What I state is my belief - that an organization that publishes suggested guidelines for a game that is intended to be a family fun activity and is supported by people who volunteer the time and money to promote that by building/hiding/maintaining caches should show flexability and reasonableness rather than alienate those who help support and create that very organization.

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I am curious. I understood that the normal appeals process would not work for commercial caches. I thought the procedure if that clause was invoked and changes could not be made to satisfy the guidelines was to contact Groundspeak through the contact address and ask for a wavier. Did you do this? Am I wrong?

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They are "guidelines" with - not hard rules, and the guidelines themselves state only that it is a "presumption", meaning it can be overcome by facts and that exceptions are allowed. Plus, this is a game - flexability should be an element, I doubt you are so inflexable in real life as you make out to be in your post. Plus the inconsistent application is bothersome - you seem to have no issue with the other commercial caches they publish (and these are not grandfathered in, they are recent) which seem to violate your written in stone rule. Plus, I for one do see a mere 8 foot deviation after a gps unit read 0.1 foot; or losing a parent to a disease; or, creating a cache in an historic theater as "extenuating" circumstances...or at least facts that should be considered in deciding whether or not to be reasonable with members.

 

What I state is my belief - that an organization that publishes suggested guidelines for a game that is intended to be a family fun activity and is supported by people who volunteer the time and money to promote that by building/hiding/maintaining caches should show flexability and reasonableness rather than alienate those who help support and create that very organization.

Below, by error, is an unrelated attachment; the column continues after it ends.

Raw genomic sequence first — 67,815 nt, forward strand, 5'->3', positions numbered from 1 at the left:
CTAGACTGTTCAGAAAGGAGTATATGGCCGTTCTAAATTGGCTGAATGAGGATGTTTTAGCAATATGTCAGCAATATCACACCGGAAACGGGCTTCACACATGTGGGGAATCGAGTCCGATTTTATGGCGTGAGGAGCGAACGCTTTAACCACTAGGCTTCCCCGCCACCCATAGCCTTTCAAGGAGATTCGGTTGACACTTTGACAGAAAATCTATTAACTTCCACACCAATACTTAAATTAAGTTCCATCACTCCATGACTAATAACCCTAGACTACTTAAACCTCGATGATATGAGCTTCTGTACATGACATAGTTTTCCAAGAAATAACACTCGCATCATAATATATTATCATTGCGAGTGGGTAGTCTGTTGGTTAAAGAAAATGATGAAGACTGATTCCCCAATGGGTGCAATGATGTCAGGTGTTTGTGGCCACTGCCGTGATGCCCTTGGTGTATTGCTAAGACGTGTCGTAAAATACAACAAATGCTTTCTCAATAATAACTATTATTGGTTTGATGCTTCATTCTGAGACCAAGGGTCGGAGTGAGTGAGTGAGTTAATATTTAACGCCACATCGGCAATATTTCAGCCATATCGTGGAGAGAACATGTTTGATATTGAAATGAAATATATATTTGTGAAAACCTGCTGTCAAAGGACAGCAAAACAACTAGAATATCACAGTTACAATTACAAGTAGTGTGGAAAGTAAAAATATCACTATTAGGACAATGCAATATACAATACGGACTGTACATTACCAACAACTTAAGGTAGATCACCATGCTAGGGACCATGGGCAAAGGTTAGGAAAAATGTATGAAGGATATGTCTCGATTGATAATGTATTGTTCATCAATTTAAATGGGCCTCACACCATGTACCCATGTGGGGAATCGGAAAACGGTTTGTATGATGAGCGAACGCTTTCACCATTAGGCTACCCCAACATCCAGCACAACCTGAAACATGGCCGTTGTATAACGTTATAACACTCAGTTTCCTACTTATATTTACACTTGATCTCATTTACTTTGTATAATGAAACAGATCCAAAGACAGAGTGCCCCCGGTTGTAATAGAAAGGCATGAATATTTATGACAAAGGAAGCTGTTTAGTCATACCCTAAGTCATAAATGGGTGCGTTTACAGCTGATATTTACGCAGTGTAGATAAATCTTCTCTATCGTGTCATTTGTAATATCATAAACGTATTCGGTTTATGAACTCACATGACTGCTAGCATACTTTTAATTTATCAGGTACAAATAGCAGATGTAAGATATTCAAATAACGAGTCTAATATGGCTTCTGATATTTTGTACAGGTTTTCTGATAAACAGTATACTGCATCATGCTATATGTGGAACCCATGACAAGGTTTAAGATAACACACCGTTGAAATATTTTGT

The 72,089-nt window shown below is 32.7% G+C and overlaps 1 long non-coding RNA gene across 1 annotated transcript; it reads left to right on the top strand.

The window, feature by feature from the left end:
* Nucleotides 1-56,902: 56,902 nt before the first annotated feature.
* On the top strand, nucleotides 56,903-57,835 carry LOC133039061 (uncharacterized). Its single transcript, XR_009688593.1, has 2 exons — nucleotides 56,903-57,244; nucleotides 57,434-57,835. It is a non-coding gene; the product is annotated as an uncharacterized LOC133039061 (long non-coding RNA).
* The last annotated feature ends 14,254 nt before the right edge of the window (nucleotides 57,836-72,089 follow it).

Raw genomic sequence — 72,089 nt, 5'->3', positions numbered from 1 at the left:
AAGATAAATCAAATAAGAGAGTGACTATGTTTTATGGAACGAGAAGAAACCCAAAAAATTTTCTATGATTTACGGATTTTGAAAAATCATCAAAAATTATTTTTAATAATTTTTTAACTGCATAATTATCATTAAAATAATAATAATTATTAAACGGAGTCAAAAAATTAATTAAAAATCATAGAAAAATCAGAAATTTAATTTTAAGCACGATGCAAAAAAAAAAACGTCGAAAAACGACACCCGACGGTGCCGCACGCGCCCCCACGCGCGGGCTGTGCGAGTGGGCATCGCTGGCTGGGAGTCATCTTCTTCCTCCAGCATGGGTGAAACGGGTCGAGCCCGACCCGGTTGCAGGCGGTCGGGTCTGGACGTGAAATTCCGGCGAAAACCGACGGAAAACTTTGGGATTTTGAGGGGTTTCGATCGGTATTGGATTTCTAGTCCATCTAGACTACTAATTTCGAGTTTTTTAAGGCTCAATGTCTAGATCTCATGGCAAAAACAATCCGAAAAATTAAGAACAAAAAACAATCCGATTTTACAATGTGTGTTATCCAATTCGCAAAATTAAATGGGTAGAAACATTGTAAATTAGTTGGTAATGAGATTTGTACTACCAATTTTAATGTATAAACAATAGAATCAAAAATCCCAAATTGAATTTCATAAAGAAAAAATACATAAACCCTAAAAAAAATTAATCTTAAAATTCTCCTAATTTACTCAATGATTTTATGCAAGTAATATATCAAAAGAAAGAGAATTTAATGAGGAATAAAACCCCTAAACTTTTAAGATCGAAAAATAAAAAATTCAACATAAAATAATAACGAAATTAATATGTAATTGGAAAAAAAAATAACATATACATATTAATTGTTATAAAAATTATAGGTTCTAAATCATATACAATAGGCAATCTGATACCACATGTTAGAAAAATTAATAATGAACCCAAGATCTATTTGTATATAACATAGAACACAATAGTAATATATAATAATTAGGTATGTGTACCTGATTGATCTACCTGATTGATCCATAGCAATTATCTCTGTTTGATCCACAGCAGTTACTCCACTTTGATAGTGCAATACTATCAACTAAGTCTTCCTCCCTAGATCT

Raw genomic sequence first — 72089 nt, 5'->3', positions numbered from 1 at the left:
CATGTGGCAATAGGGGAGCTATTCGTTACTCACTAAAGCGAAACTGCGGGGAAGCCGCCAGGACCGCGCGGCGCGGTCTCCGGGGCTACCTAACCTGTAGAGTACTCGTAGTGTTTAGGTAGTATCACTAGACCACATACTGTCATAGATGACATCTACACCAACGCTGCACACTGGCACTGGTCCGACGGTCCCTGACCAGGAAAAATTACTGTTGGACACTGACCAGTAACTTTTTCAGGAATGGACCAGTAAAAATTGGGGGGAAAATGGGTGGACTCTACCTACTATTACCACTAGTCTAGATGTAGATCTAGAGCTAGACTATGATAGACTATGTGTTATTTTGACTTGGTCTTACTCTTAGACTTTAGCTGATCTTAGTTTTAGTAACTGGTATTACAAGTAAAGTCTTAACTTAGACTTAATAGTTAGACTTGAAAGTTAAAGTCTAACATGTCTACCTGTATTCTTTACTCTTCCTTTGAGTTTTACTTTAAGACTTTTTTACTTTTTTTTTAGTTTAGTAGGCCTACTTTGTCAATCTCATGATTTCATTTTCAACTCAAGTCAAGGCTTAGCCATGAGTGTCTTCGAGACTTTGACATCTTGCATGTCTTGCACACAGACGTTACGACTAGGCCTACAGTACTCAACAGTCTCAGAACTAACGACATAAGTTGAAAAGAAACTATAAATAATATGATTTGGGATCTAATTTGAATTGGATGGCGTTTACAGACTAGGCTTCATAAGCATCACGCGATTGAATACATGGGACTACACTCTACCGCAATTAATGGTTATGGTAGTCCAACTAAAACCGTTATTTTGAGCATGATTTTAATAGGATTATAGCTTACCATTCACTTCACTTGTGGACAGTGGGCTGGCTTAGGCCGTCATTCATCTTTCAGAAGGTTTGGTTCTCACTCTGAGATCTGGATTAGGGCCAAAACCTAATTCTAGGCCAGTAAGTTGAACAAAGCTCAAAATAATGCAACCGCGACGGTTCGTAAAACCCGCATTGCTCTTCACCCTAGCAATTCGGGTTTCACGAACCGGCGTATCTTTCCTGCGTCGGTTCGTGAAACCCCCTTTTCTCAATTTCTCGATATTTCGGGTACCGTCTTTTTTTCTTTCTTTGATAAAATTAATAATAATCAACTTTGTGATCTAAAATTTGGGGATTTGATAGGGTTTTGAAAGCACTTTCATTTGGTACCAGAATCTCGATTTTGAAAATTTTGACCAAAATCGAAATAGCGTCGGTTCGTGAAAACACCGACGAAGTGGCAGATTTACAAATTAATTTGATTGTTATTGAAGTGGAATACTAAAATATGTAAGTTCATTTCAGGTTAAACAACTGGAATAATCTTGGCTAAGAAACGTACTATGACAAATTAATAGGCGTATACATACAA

Fact of the matter is that there are 1.2 million active caches and probably another half million or so that were once active. That means an awful lot of people are getting their caches published with minimal or no problems. Many of these caches are creative and/or educational.

 

The guidelines are flexible to an extent. That is why they are sprinkled with "may nots" rather than "shall nots". But nobody has a right to assume that he is special and the guidelines don't apply to him. If you know your cache might be crossing a line, run it by the reviewer before hiding it. If he says no, then appeal, or move on and alter your hide to bring it into compliance the way many thousands of other cache owners have done.

 

If you keep bumping up against the guidelines, maybe the problem is you and not the guidelines. With over 300 hides, I've had exactly 1 cache ever questioned by a reviewer. I'm not special. I simply read the guidelines and don't place caches with the assumption that I am entitled to any exceptions. And I'm not alone as evidenced by all of the caches out there.

Edited by briansnat